Next Monday will mark the 300th anniversary of the death of Gottfried Leibniz, the famous German philosopher and mathematician. He is remembered these days for the development of Calculus and the controversy and acrimony caused over whether he had plagiarised the idea from the great English physicist and mathematician, Sir Isaac Newton.

But what is Calculus all about and why is it important? The simple answer is *“Ask the Year 11s”* as they have been studying the topic. The word Calculus comes from the Latin for ‘small pebble used for counting’ but is essentially the study of change. Imagine that a Year 11 student drives from Mudgeeraba to Brisbane (a distance of 80km) in 1 hour. Their average speed would therefore be 80km/h although during the journey the speedometer would register different speeds both above and below that value. The speedometer gives an instantaneous speed but in an ‘instant’ the car is travelling 0 km in 0 hours so its speed at that time is really ^{0}/_{0} km/h. Try asking Siri *“What is zero divided by zero?”* She will explain using cookies and friends that it doesn’t make sense.

How small a time interval should be used to get a meaningful answer when calculating speed? The problem of dividing by the infinitely small seemed insurmountable to mathematicians for centuries. Calculus bypasses this challenge by allowing us to consider values approaching zero and these are called Limits.

Now back to the war between Newton and Leibniz. Both of them and their disciples argued about who got there first, who should take the credit and whether ideas had been plagiarised. Newton arrived at his discoveries in the 1660s (15 years before Leibniz) but didn’t publish his results. He communicated some of his work to Leibniz but Leibniz came up with his own method and the notation that we use today. It was finally decided that the Royal Society should investigate the matter and make a judgement. They came down on the side of Isaac Newton but this was no surprise, as Newton was president of the Royal Society at the time, and it was he who actually signed the report! So Newton got his way in the end but at the same time caused a rift between English and European Mathematicians which began a degree of isolation for years to come.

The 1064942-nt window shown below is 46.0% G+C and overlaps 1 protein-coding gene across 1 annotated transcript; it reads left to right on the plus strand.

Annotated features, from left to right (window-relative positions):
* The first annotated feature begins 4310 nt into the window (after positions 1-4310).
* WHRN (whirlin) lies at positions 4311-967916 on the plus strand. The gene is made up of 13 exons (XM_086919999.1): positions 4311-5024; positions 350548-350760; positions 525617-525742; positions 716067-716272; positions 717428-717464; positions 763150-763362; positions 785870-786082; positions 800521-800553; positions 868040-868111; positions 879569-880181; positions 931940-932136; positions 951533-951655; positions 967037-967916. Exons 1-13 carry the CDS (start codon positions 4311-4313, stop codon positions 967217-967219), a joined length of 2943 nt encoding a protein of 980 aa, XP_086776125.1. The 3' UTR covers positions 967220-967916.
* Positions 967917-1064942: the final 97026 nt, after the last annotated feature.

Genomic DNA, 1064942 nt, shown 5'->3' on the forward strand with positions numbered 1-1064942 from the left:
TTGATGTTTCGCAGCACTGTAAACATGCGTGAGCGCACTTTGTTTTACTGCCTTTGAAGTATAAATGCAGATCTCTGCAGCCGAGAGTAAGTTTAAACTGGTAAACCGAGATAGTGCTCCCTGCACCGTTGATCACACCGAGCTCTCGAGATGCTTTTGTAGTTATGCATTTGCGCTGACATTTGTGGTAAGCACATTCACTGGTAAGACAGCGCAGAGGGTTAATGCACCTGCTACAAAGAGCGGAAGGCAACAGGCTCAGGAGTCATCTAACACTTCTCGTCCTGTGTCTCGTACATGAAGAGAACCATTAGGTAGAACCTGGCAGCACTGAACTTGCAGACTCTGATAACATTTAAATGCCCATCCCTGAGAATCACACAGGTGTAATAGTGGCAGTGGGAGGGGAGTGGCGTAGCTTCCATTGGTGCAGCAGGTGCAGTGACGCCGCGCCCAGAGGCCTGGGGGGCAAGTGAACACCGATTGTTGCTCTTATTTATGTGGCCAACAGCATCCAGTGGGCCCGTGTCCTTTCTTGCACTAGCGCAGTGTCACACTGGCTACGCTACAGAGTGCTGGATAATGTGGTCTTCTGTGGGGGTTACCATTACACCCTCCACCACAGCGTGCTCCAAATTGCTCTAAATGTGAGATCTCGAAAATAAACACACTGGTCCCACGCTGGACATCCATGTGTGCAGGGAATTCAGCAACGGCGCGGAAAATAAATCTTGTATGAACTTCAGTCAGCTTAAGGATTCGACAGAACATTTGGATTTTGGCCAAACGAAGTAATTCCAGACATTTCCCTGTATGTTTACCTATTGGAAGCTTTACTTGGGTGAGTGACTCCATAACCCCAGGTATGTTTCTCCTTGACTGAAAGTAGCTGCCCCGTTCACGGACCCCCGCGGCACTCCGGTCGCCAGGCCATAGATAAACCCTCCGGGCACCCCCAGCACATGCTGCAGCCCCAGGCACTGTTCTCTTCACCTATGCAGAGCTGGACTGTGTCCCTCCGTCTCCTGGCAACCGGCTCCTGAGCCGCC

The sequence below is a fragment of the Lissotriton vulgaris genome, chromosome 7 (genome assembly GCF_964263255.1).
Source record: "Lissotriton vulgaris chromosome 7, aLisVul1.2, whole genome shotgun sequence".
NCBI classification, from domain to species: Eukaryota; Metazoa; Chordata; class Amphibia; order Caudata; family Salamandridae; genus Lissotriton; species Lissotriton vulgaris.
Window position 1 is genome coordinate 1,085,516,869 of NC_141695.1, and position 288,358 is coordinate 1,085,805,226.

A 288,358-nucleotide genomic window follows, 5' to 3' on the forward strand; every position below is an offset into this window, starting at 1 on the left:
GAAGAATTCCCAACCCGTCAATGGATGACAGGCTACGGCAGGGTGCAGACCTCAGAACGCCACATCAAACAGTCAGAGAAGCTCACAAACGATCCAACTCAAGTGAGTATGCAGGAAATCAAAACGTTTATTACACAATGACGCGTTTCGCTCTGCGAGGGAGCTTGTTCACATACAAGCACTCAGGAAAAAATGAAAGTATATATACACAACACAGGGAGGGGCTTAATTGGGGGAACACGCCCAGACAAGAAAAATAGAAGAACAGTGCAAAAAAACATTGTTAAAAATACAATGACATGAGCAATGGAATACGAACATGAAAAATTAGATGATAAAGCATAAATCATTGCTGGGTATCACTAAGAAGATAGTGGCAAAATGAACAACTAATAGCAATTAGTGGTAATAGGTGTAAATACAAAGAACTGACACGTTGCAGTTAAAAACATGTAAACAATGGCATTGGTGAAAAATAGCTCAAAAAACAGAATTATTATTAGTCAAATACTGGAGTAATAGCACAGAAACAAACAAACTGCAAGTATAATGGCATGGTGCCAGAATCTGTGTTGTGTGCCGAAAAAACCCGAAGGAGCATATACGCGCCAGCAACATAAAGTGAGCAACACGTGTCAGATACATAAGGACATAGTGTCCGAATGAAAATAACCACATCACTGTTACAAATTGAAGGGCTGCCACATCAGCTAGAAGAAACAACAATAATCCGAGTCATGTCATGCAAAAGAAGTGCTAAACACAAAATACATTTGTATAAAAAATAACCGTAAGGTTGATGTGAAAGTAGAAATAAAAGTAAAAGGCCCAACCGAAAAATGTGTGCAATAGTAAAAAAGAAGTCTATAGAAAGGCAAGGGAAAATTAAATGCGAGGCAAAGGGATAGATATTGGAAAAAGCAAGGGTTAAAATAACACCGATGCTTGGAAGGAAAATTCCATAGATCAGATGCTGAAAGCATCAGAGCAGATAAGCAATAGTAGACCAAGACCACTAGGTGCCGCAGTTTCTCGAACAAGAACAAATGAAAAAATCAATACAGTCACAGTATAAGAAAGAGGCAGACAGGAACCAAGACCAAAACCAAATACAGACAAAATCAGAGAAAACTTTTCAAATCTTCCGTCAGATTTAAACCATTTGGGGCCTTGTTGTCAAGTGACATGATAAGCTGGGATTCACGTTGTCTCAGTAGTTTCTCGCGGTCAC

But did Newton really invent (or discover) Calculus? He famously wrote to Robert Hooke that *“If I have seen further, it is by standing on the shoulders of giants”*. Part of that phrase currently appears around the edge of a British ₤2 coin (a tribute to Newton’s time as Master of the Royal Mint). Interestingly, the original letter now resides in the Historical Society of Pennsylvania Museum in the United States of America. In the 3rd century CE, Archimedes used infinitesimals and the method of exhaustion to find the area, surface area and volume of shapes. This laid the foundation for integration. Isaac Barrow, who taught Newton, is credited with the discovery of the Fundamental theorem of Calculus before Newton (and Leibniz) formalised Calculus as a systematic body of knowledge.

The development of Calculus has been significant and also of enormous practical use in the fields of science, technology and economics. In 1938, English mathematician Mary Cartwright investigated noise in radar systems which led to work on non-linear differential equations and the development of chaos theory and the butterfly effect.

Calculus allows you to go from a variable rate of change to the total change and vice versa. This gives rise to its two main branches - differential and integral.

Integral Calculus is studied in Year 12.

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